Start by asking yourself a few questions.

  • What is your company’s mission?
  • What are the benefits and features of your products or services?
  • What do your customers and prospects already think of your company?
  • What qualities do you want them to associate with your company?


If your moving company was an animal, what animal would it be?

Sound silly? A United Van Lines agent, that yours truly once worked for, used the image of a teddy bear for their logo. It was on their paperwork. It was on their uniforms. It was even on their trucks. The feeling they were trying to elicit was one of gentle care with all your most treasured possessions. This was my guess anyway; there was never an official explanation. The idea was simply put out there for each potential customer to (passively) feel whatever they felt upon seeing plush teddy.

And so it should go for all of us. Create that logo; a picture, a design or a combination of the two, in colors that work for you. And start putting that logo everywhere: on your website, on your paperwork, on your packaging and promotional materials. All of these places amount to opportunities to integrate your logo and, in turn, communicate your brand.

Don’t Wait

Mr. Namihei Odaira, the founder of Japan’s Hitachi group, created a logo for his company before they had produced a single product. ‘To establish trust between the company and the customer’ or so the story goes. Right from the start, then, Hitachi could begin developing their brand by placing their logo on everything they did.

With $21 billion in revenue in the second quarter of 2014 alone that logo must really be magic.

Even if you are already up and running and kicking some industry butt, if you don’t yet have that visual aspect of your brand consider adding one to your overall presentation. Because as we see in this article on the psychology of logo design, there really is power in that piece of art.

Now Say Something

Along with a logo a tagline helps create a strong sense of your mission in the minds of potential customers. Make it short. Make it powerful. Make it fat with meaning.

It doesn’t even have to be grammatically correct. Think Apple: Think Different.

And Back It Up

While it goes without saying, we’ll say it anyway. That logo can’t stand alone – even with the help of your tagline.

That logo, as it was said earlier, is your promise to your customers. Now that it’s out there, we need to back our promises with action that furthers our brand.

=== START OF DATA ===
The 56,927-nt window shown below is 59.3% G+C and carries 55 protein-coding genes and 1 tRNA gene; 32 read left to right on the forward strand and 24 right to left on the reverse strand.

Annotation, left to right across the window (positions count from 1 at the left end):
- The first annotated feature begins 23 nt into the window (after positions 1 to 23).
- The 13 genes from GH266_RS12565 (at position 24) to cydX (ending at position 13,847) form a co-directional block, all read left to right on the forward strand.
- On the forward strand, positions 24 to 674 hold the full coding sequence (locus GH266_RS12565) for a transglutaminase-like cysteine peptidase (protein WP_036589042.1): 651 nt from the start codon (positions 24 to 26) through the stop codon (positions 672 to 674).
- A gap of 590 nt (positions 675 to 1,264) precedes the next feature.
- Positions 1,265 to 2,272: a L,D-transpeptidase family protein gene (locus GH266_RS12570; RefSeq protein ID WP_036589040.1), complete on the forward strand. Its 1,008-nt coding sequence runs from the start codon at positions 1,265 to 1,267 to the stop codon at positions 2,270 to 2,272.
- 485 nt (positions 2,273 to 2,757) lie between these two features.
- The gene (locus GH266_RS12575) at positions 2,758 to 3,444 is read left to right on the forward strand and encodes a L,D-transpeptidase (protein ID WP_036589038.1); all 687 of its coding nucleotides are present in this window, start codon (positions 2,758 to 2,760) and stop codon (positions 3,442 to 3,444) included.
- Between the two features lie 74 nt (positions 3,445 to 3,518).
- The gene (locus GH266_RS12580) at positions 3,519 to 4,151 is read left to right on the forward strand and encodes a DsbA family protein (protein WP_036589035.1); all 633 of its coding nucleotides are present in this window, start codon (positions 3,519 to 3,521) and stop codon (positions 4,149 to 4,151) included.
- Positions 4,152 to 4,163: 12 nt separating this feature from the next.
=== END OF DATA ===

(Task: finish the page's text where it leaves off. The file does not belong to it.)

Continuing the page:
We know! Work hard!

Well, yes. But let’s listen to what our friends over at The Marketing Donut have to say about character, purpose and pride when building a brand.

Business2Community’s “7 Fresh Ideas for How to Brand Your Business” goes even deeper, explaining the concept of being authentic and building from the inside out. People make decisions largely on emotion. You can be the greatest mover in the region, but no one will know if you can’t first get through their front door.

So give it some thought. Who are you? Where do you come from – geographically or otherwise? As a moving company, what matters to you? What do you love? What drives you? Turn these things into a visual for your prospective customers and you’ll not only catch their eye, you’ll grab their imagination by showing them you are more than just a great mover.

And Yet, It’s Not About You

Another article from Entrepreneur disagrees with the idea that branding is all about you and your story. In dispelling the conventional wisdom of branding oneself: “you should focus on developing and promoting your products and services, not you.”

Yet the author goes on to say that “the sum total of all the experience customers have with a company, its products and services. That creates value.” So while it may be true we are selling our service, not ourselves, the two are so intertwined it is difficult to keep them separate. Our customers are not buying a toaster. They are inviting us into their homes…and letting us walk out with their stuff! A level of personal connection is inevitable. And this is where our brand comes into play.

If you don’t want to talk about who you are and how that drives what you do, that is fine. If your story has no direct bearing on your services then leave it out. Stick to an image, a visual, a concept the customer can readily connect with. And make that your story.

Now About That Black Truck

That image of the skull and crossed hand trucks is the logo of Real Rock n Roll Movers, a moving company tied to the music industry. Musician Scott Quist started the business with a group of musicians who needed to generate some income when they weren’t touring (or selling CDs though they don’t say as much). Naturally, they didn’t try to come up with a story – it developed organically.

Real Rock n Roll Movers began with a need, tied into the pursuits they enjoyed and the people they were. Theirs is more than a gimmick; it’s a symbol of what’s inside. And that is what makes a great image.

Nothing can take the place of quality service. But drawing more eyes and attention to our overall presence can hardly be a bad thing.